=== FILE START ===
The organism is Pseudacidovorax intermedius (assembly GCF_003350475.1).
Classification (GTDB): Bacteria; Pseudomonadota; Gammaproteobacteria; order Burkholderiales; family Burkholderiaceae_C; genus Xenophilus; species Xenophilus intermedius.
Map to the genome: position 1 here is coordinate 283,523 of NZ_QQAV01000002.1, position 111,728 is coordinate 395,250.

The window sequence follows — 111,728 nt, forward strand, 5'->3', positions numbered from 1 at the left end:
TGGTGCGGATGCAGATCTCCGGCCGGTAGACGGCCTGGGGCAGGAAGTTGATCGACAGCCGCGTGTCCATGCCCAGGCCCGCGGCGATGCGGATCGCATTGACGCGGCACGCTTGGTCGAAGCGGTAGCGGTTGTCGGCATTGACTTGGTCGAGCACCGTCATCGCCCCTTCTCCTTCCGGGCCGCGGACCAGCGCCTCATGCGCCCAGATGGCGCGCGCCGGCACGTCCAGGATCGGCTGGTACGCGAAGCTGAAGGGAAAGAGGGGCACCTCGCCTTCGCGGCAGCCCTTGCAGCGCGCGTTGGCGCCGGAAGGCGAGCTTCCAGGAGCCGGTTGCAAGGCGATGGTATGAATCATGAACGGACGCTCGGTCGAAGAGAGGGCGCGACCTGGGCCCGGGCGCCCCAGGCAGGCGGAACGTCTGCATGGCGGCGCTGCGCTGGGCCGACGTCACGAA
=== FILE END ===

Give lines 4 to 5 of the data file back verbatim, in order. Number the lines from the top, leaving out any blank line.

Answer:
The window sequence follows — 111,728 nt, forward strand, 5'->3', positions numbered from 1 at the left end:
TGGTGCGGATGCAGATCTCCGGCCGGTAGACGGCCTGGGGCAGGAAGTTGATCGACAGCCGCGTGTCCATGCCCAGGCCCGCGGCGATGCGGATCGCATTGACGCGGCACGCTTGGTCGAAGCGGTAGCGGTTGTCGGCATTGACTTGGTCGAGCACCGTCATCGCCCCTTCTCCTTCCGGGCCGCGGACCAGCGCCTCATGCGCCCAGATGGCGCGCGCCGGCACGTCCAGGATCGGCTGGTACGCGAAGCTGAAGGGAAAGAGGGGCACCTCGCCTTCGCGGCAGCCCTTGCAGCGCGCGTTGGCGCCGGAAGGCGAGCTTCCAGGAGCCGGTTGCAAGGCGATGGTATGAATCATGAACGGACGCTCGGTCGAAGAGAGGGCGCGACCTGGGCCCGGGCGCCCCAGGCAGGCGGAACGTCTGCATGGCGGCGCTGCGCTGGGCCGACGTCACGAA